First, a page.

updated: 03/12/02


My work at Oregon State University was of a theoretical nature. In order to gain experience in life history theory while developing my interest in parasitology, I decided to compare parasites to freeliving organisms with regard to life history strategies. In particular, I explored those lifehistory characteristics of parasites that distinguish them from other organisms, with the objective of inferring evolutionary pathways to the parasitic mode of life. The underlying hypothesis is that life histories can be defined according to both malthusian parameters and species to species interactions, for example, those included within LotkaVolterra equations. A paradox of parasite lifehistory is that they combine high reproductive potential with large offspring and long lifeexpectancy (Calow, 1983). Richer nutrient conditions, compared with predators and grazers, may explain this paradox, however theoretical support is needed to explore its evolutionary origins and redefine the place of parasites within general lifehistory theory. To address this, I used fundamental concepts in life history theory including trade offs in such parameters as fecudity, generation time, intrinsic rate of growth, and survivorship of juveniles and adults. These variables are usually expressed in the Euler (or LotkaEuler) equation of general population growth, which can be expressed as: where l_{t} represents survivorship, m_{t} is fecundity, t denotes generation, and r is the intrinsic rate of population growth. This is a discrete model that accounts for the growth of animal populations that breed in discrete units of time (this model is not intended for organisms that undergo budding or asexual reproduction). Charlesworth (1980) provides the mathematical framework for my approach. If you are truly interested in the derivation, you can email me. Essentially, it leads to a linear equation of the form: where adult survivorship (l_{b} ) is determined by the negative product of juvenile survivorship (l_{s} ) and fecundity (m) plus the natural rate of population increase (e^{r} ). Upon examining this idea, my advisor, Dr. Philippe Rossignol, and I further extrapolated the Euler equation in a way that yielded four extremes in lifehistory optimization, essentially by introducing an effect on host survival. The principal parameters involved were thus fecundity, adult survival and host survival. Skipping the derivation, the equation takes the form: Here all the variables are the same as above with the addition of host survival (l_{h} ). This equations appears to define, in a rigorous way, four trophic strategies  parasitism, parasitoidism, predation and grazing. The second objective of my project was to state specific evolutionary consequences of this mathematical relationships. To make a long story short, we derived potential pathways of evolution between these trophic extremes, which we named "TROPHIC EVOLUTIONARY PATHWAYS" or TEPs. One important caveat that we made from the beginning was that these trophic strategies required an interaction between two organisms, namely a consumer and a prey item (or host). That meant that we had to throw away all the prior labels that we normally ascribe to animals. For example, fleas are often called "parasites", but our model is only conserned with the ecological effect of a flea feeding on its host. We noticed that the act of fleas feeding on hosts was very similar to aphids feeding on plants. Obviously, both of these examples have some profound differences, but in principle, the ecological effect of both were similar. In both cases, one flea (or aphid) could take meals from multiple hosts, and in every case, the host would not be killed. Remember, were defining feeding strategies, not animals. This meant that we had to come up with new terms for our four extremes. Hence the three letter identifiers in the graph to the right:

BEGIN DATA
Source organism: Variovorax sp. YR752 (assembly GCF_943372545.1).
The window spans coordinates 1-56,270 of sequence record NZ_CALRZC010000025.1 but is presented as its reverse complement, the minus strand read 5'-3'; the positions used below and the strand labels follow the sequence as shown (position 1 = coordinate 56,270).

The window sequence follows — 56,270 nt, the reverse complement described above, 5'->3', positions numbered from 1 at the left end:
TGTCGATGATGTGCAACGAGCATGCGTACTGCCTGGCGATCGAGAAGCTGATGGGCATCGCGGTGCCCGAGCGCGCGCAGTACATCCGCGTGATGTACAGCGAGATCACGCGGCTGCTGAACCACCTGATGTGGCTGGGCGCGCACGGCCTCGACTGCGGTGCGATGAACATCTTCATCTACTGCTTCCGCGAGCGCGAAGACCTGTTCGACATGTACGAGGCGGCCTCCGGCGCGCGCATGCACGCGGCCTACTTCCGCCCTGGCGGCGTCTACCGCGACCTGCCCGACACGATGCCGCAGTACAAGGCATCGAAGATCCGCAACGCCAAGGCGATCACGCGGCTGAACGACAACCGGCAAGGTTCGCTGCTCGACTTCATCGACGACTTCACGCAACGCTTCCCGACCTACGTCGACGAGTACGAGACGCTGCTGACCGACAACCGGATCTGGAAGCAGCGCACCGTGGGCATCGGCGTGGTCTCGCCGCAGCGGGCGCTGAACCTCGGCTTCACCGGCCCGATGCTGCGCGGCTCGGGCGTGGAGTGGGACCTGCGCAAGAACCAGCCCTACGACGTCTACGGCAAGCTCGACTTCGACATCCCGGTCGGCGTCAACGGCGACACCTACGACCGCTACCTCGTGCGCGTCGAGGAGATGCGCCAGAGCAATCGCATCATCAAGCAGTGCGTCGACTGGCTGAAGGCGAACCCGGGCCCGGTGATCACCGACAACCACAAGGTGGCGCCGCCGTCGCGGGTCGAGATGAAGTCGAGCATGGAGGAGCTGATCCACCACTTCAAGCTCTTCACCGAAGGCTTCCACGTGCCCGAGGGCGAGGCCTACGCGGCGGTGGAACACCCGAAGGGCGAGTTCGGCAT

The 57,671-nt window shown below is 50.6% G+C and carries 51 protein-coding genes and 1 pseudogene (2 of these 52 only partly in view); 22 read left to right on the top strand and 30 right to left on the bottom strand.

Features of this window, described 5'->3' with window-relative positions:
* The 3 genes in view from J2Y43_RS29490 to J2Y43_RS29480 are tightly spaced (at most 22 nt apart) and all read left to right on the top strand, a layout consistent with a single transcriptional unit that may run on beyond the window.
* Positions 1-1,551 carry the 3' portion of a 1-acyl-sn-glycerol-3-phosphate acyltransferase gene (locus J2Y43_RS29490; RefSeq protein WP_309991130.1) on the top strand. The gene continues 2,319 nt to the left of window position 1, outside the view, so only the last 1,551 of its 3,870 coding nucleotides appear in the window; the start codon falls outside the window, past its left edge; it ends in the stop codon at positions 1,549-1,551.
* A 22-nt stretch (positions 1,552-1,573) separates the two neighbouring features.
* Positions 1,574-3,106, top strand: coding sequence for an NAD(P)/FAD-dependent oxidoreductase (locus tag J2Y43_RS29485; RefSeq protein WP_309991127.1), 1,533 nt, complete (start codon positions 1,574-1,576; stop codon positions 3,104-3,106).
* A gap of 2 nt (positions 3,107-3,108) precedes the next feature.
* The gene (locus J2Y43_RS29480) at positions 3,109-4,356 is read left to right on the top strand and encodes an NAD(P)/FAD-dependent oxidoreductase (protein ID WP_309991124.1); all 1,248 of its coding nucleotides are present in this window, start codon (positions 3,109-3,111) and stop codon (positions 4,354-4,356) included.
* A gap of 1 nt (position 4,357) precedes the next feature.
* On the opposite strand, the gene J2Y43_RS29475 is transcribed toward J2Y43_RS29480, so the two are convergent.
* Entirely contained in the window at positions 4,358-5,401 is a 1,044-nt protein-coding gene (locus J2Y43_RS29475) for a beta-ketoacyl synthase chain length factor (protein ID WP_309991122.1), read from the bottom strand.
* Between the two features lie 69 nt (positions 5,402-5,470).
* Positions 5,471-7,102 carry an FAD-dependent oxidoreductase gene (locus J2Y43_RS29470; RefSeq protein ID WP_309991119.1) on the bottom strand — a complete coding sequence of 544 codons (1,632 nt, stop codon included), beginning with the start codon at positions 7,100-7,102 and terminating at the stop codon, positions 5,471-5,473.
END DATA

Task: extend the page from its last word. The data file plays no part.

We then made the assumption that the evolutionary leap from a freeliving existence to an intimate (or parasitic) mode of life would be a oneway ticket, that is parasitic organisms, which exist in a much higher nutrient environment would never increase the quality nor quantity of their reproductive output by evolving a free living existence once again. Thus, once you are parasitic, you will remain in intimate contact with your host. Further, the parasitoid mode of life is highly specialized, and appears to be another oneway ticket to evolution, that is parasitoidism is a terminal strategy. Protelean parasitic wasps are parasitoids that likely evolved from the direction of predation, while certain nematodes (e.g. Family Mermithidae) and other phyla (e.g. Nematomorpha) exhibit an identical ecological effect on their host though likely evolving from the direction of typical parasitism. The convergence on parasitoidism from two different directions is fascinating. The theory is rigorous in that it is clearly refutable from quantitative results; closely related organisms should follow similar evolutionary paths. In addition, widely different species converging on a specific type of relationship could have done so from only two different directions, assessable from quantitative examination. It will also be possible, as a long term objective, to plan experimental studies to further test the hypothesis. This work may contribute important theoretical bases both to parasitism theory, by defining it in a stricter form, and to life strategy evolution by identifying convergencies. EMail  Kimo  Wedding '98  Reception '98  Hosted by Pukashell.net